I've been looking on eBay in my price range and seeing some Mamiya C220s and C330s, some Yashica Ds, Yashica-Mat LMs, Lubitel 166s...

I also was in a local antique shop the other day and they had a handful of Rolleiflexes (don't remember the model) for about $50 each—it would be my preference to do that, but I'd want to make sure they worked first, and I don't really know what to look for on that type of body.

All help appreciated!

All the cameras you mentioned are fine except the Lubitel (which is OK as a cheapie but not in the same class as the others).

The Mamiyas have the advantage of interchangeable lenses.

All these cameras are getting pretty long in the tooth so it is likely they will need some service before they are fully operational. The most common issues being sticky shutters and/or hazy lenses.
 
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earthmanbuck

earthmanbuck

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Ummm, where is this Shop ... I need to drive there right now !!!
Yeah, I was surprised too! I didn't really know what I was looking for when I looked them over, but the viewfinders looked fine to me. It's a weird little hidden place that is only open Saturdays from about 12-4, and on random other days as the owner sees fit. They have some neat stuff there, and a lot of it is quite a bit cheaper than other such places. I'm definitely going back to scope out those cameras (and a few other things), but unfortunately will have to hold off until next weekend.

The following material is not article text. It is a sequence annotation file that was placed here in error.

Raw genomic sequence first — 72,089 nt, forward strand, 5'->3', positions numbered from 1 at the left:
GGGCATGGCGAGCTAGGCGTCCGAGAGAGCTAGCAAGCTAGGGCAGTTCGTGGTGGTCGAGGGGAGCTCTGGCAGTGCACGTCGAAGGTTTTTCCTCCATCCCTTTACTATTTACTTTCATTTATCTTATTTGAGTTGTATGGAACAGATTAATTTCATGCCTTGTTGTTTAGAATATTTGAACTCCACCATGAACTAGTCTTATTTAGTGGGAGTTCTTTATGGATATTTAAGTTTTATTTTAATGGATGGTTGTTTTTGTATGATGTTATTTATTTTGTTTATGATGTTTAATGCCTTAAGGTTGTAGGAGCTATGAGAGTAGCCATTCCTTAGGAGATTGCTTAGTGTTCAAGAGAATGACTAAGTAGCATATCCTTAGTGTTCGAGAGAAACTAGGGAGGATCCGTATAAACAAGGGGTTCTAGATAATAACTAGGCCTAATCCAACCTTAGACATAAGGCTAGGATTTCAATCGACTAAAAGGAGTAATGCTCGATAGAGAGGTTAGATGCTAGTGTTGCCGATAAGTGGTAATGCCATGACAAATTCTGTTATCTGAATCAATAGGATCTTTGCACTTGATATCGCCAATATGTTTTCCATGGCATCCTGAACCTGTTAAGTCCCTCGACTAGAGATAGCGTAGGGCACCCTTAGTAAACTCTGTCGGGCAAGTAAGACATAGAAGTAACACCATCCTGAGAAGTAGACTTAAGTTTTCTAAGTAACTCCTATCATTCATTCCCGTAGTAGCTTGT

Thanks for the replies, all!
 

dxqcanada

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Umm, you ain't telling me where this place is ... I am on the road right now, randomly driving around looking for Rollei's.
 

pendennis

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I'll recommend a Mamiya C330s. I own one currently, and it makes great images. I also have the 180mm, 135mm, 80mm, and 55mm lenses. It has a prism finder mounted, and I meter using a Pentax Digital Spot.

The Mat 124G is a good candidate, but after owning one, the Mamiya 80mm lens is sharper than that of the Yashica. However, any good 120 negative/transparency is better than a good 35mm.
 
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earthmanbuck

earthmanbuck

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Umm, you ain't telling me where this place is ... I am on the road right now, randomly driving around looking for Rollei's.